By 2020 every light bulb is supposed to put out 45 lumens per watt. It's a Bush-era regulation that the current government wants to roll back.
Incandescent bulbs are an endangered species, so threatened with extinction that artists are mounting them like exhibits in a museum. So of course, the Trump administration is stepping in to slow the LED revolution.
When President George W. Bush brought in energy standards for light bulbs in 2007, nobody quite knew what would replace incandescent bulbs. LEDs couldn’t do it yet, so we all got those terrible compact fluorescents. But the legislation promoted innovation and LEDs took over the world with breathtaking speed. It has truly been a revolution, which we followed in real time on TreeHugger. But the Stage 1 in the legislation dealt with type A bulbs, the ones we use at home, that go in that 110 year old Edison base.
The Department of Energy was supposed to look at everything else, the decorative bulbs, reflector spots and floods and the rest of the lightbulbs and have new regulations in place by 2020. Of course, they haven’t done anything and there is no new standard for Stage 2. But even though the drafters of the legislation had no idea where the light bulb efficiencies would come from, they knew that deadlines often get missed, so they put in what is called a backstop, but that I liken to a time bomb: if there are no new regulations, then it is simple: by 2020 all light bulbs must deliver 45 lumens per watt.
I previously wrote that this no longer mattered, that “the market has done it already and not even Fox Republicans are buying incandescent bulbs to own the Libs anymore. This particular revolution is over and the LEDs won.” I was wrong; there is still a big market for inefficient bulbs, just walk into any hipster restaurant and they are hanging everywhere. Halogen lights are still hugely popular and profitable for the big bulb makers. According to the ACEEE (American Council for an Energy-Efficient Economy) Big Bulb is trying to get this time bomb defused.
Manufacturers supported the original 2007 law. Now, however, the three largest lighting companies –GE, Signify (formerly known as Philips Lighting), and Sylvania, as represented by their trade association, the National Electrical Manufacturers Association — are lobbying against implementation of the backstop. They want to change the rules of the race. They contend that DOE still has a choice about whether to implement the backstop. In its place, they are lobbying for DOE to leave the stage 1 standards in place for halogens and impose tougher standards only for LEDs. In other words, they want a race where each technology gets a different finish line, some of which have already been crossed. Manufacturers could keep on selling their current highly profitable halogen bulbs and, for some of the additional bulb shapes and sizes not covered by stage 1, even conventional incandescent product lines.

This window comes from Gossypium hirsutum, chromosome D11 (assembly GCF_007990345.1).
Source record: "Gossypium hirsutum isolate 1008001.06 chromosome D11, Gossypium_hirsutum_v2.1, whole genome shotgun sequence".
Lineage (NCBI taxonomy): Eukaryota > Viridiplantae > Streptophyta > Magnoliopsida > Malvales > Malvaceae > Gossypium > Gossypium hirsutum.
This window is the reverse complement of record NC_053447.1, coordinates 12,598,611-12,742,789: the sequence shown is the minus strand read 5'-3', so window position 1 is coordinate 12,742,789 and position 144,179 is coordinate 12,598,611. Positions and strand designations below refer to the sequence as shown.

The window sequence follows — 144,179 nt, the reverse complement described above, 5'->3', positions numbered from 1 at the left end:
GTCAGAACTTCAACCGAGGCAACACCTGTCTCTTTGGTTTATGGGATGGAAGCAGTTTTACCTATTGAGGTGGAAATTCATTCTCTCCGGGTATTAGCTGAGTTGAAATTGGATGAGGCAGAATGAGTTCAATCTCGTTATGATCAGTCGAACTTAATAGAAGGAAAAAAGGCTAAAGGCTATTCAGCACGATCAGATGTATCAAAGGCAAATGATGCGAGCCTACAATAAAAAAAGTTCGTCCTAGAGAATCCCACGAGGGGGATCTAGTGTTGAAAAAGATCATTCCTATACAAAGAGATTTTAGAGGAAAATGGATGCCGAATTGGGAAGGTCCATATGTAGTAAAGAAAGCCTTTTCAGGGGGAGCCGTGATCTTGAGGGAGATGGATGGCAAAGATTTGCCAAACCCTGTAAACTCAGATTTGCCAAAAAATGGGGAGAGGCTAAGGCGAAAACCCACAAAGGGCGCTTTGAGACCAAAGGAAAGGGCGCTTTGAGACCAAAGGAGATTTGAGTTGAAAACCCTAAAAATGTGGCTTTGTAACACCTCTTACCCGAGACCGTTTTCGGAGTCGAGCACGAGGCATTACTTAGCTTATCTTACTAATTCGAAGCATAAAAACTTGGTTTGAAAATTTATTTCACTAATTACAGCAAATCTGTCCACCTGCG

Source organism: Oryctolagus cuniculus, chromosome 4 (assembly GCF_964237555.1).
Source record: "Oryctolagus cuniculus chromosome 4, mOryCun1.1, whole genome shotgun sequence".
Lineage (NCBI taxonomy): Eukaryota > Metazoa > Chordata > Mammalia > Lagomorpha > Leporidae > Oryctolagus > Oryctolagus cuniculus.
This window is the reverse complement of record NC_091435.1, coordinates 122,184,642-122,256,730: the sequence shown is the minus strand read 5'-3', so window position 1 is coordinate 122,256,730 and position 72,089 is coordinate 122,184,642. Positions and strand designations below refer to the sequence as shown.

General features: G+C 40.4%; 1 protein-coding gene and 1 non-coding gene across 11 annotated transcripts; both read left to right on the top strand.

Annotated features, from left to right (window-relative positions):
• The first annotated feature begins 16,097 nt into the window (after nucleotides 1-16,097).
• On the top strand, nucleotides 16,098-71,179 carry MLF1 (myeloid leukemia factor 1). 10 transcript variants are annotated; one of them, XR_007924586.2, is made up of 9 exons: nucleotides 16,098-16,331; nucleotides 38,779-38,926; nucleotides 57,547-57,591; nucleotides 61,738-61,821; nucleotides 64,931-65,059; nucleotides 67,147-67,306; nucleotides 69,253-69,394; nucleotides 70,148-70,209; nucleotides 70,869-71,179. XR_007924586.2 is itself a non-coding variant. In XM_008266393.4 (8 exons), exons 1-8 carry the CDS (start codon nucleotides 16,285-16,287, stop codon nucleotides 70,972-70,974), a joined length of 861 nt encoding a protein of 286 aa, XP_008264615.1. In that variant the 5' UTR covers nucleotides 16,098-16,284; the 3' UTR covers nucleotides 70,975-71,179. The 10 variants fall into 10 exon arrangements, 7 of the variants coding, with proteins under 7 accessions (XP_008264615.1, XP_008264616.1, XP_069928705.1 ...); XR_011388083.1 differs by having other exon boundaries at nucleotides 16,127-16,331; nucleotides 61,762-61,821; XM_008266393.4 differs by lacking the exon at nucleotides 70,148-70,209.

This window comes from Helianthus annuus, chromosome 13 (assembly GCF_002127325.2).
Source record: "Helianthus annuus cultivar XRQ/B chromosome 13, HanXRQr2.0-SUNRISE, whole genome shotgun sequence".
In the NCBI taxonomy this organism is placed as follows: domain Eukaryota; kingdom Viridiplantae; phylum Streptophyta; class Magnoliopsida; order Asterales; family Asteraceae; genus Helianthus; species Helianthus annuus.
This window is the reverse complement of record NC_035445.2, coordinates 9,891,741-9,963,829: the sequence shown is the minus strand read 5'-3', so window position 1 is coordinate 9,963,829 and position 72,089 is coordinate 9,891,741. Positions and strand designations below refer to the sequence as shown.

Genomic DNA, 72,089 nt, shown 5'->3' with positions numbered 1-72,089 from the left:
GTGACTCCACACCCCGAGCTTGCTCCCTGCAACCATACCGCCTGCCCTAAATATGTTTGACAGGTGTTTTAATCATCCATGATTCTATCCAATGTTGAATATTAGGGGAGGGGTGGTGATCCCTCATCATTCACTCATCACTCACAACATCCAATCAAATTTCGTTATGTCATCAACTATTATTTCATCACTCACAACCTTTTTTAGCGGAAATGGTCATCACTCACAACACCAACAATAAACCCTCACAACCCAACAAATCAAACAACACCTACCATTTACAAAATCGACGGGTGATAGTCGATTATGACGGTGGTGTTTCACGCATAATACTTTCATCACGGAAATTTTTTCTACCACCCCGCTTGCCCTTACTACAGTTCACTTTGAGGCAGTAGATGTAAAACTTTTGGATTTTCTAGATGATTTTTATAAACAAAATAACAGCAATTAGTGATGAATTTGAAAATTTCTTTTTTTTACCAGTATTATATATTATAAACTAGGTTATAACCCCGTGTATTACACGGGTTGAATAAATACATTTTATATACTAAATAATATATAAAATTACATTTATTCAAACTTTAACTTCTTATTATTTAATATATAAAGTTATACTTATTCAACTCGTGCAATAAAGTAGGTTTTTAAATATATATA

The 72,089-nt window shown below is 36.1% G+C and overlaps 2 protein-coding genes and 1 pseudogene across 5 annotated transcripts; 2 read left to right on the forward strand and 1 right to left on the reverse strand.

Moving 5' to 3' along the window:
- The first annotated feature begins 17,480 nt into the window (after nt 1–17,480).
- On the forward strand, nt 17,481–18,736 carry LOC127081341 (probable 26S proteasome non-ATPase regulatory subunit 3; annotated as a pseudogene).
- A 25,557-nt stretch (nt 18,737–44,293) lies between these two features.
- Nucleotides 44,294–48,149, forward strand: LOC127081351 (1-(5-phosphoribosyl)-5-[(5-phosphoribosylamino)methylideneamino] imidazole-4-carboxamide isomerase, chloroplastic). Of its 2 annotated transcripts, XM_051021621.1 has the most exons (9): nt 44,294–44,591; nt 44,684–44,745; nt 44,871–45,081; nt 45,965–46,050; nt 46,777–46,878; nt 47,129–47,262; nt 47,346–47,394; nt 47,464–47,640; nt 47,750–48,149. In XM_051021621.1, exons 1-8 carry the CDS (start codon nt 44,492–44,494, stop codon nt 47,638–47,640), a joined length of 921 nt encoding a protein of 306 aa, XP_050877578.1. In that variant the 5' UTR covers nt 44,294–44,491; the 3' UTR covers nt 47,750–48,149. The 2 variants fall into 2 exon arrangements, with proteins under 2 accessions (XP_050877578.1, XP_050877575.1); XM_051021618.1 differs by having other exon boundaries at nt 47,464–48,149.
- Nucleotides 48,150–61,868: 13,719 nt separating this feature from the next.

The LED revolution so far is big, but it is really only halfway there with Stage 1. The ACEEE shows that the CO2 emissions reductions, and consumer savings, from Stage 2 are in fact even bigger than those gained from Stage 1. There is no question that we will still get some of these savings; LED bulbs save so much money that consumers and industry will change to them, even if Stage 2 is throttled by Trump and DOE head Rick Perry.
But the rules for Stage 1 unleashed incredible innovation in lighting, and Stage 2 would likely do the same. We have already seen what engineers can do with decorative bulbs, designing LED bulbs that are indistinguishable from those retro incandescents in every hipster coffee shop, bar and izakaya this side of Kyoto. If the rules were in place we would see a lot more of this.
It is not certain that Trump and Perry can pull this off, either. Andrew deLaski, Executive Director, Appliance Standards Awareness Project, notes that the time bomb is pretty powerful:
Because the national appliance standards law forbids a weakening of the standards, either by lowering them or narrowing the range of products covered, any attempt to roll back the 2020 standards will almost assuredly lead to lawsuits. The law also permits states to step in to enforce these standards. With such enormous energy and economic benefits at stake, the effort to protect the 2020 standards will be a top priority.
Time to boycott Big Bulb
I previously discussed how Walmart had become the new EPA; now it is time for Big Bulb to become the new DOE and basically comply with Phase 2 regulations on their own, and simply stop selling bulbs that don’t meet the 45 lumens per watt standard. We could help give them a nudge and simply stop buying bulbs from GE, Signify (formerly known as Philips Lighting), and Sylvania. I personally will be buying Cree instead,
after I confirm that they are not part of this evil cabal. UPDATE: Cree has confirmed that it "is not part of the group working to roll back the legislation."